From the first note, Posers Too is something really special. “Exist” is a twisting and twirling whirlwind of sound, complete with dual vocals from lead vocalist Jade Anna and bassist Johnny Mick. The guitar work in this track is screeching, and then meets a lull during verses, slowly picking back up into each chorus. Finally, the end of the song resembles a carnival, with a big finish absorbing the chaos. Anna’s vocals shine here, riding a line between desperate and absolutely controlled.
“(Just Another) Protest Song” could very well be the Posers best song written thus far. It’s the perfect blend of pure punk rock and unashamed power-pop. When I first heard this song I listened to it five times on repeat before moving on to the next track. It’s loud and makes no apologies. It’s screaming in your face and laughing about it, dancing in circles and pointing at you like a joke told too many times.
Vocally, each line is delivered with an edge and some spit. The bridge in this track is probably similar to hearing Jesus. An open letter to the Posers: please, make a music video for this song. Make it the single. You’ll thank me later.
Track three, “Day//Night,” begs for a mosh pit in a live setting. This song is like a particularly odd acid trip gone wrong (or right, whichever you prefer), which only lets up when the chorus comes back to bite you. It follows a breakdown that progressively gets more and more intense, finishing up with some gang screaming and a big finish from the drums.
This is another track that has some venom with a bit of mischievous laughter. The Posers are a serious band, but I get the feeling that this EP was meant to poke fun at the listener. I feel like I’m being laughed at, but I’m enjoying the fuck out of it.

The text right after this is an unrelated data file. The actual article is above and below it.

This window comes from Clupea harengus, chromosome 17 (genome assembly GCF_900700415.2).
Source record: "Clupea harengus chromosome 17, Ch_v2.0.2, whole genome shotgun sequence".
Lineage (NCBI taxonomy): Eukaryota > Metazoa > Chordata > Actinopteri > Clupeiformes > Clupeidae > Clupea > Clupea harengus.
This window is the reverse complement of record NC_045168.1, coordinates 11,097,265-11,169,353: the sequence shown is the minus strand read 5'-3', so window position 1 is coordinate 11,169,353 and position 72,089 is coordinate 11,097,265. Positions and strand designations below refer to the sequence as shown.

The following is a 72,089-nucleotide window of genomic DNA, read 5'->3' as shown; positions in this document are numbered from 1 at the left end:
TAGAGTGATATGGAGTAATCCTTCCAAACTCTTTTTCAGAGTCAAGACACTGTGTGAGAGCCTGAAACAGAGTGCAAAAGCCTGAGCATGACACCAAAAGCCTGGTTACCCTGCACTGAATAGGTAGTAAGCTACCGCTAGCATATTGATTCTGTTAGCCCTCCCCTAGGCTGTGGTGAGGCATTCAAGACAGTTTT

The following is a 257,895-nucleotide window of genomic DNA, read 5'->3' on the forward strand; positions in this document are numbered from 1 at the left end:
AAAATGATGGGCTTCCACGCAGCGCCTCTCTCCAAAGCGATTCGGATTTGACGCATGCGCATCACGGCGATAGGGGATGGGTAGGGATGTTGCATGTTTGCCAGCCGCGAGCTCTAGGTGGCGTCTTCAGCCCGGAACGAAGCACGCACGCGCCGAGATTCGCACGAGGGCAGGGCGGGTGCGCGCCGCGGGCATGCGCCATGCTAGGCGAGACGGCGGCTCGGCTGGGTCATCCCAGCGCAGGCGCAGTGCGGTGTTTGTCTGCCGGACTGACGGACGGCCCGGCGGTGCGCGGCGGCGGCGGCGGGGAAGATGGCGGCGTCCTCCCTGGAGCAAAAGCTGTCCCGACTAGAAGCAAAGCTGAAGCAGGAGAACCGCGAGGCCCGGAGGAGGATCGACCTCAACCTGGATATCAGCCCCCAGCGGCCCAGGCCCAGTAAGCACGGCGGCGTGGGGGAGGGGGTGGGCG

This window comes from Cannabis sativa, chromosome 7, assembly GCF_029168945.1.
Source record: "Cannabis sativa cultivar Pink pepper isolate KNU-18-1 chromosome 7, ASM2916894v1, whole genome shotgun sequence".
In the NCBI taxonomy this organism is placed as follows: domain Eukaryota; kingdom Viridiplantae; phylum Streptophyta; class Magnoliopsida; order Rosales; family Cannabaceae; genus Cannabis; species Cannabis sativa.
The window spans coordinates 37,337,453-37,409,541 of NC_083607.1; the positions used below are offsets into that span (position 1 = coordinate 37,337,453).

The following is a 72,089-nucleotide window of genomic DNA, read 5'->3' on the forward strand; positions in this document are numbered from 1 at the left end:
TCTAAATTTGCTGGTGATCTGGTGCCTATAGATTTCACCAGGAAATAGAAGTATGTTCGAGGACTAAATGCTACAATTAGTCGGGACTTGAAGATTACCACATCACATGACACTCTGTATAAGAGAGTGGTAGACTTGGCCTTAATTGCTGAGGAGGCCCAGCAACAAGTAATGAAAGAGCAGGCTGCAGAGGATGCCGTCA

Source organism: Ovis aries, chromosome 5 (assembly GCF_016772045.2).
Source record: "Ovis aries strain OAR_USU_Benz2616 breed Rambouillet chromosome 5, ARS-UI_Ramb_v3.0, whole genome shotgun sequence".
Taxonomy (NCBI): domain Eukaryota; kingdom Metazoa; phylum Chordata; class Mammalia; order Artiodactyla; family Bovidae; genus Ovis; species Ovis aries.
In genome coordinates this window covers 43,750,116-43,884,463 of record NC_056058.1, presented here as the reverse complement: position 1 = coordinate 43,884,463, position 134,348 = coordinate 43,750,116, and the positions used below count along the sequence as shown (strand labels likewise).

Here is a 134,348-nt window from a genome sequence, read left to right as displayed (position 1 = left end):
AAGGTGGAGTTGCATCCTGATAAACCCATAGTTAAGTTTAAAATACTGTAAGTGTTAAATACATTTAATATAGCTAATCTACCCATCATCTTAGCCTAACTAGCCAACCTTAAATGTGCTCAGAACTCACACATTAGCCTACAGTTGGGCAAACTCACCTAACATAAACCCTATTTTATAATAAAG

I didn’t know what to think of “Mannequin” when I first listened to it. It’s certainly the riskiest song Posers have thrown at us so far. It crawls through each verse, with Anna’s vocals playing a more subtle, gentle role – something we haven’t seen since “Posers” on their first EP. This is where we can hear her classical vocal training, something that shows it’s colors rarely, but when heard, it’s a treat.
Each verse of this song makes me very nervous, like something terrible is going to happen – there’s a desperation here, like a train is destined to hit you and you jump out of the way just in time. This is where the chorus comes into play. It’s rambunctious and feels more like a party with some grit, a strange change of pace from the verses. I can’t help but feel like this is another track that is begging for confrontation. Begging for an argument, a fight, or public humiliation.
“I Don’t Wanna Know” is an absolutely perfect ending to this tiny packed EP. Rory Cain’s guitar work is top notch and emits a gigantic party vibe. The solo is beautifully constructed, and then brings back the chorus at a slow boil. Next it builds back up, finally launching into the last shout from Anna.
Overall, Posers Too scares me. This EP is a frantic, primitive scream against the listener. It’s challenging you to look at yourself and pick out all the worst parts of who you are. This is a band that continues to crawl upwards, out of the mold itself and into your life. Posers are here. They have something important to say. It’s time for you to start fucking listening.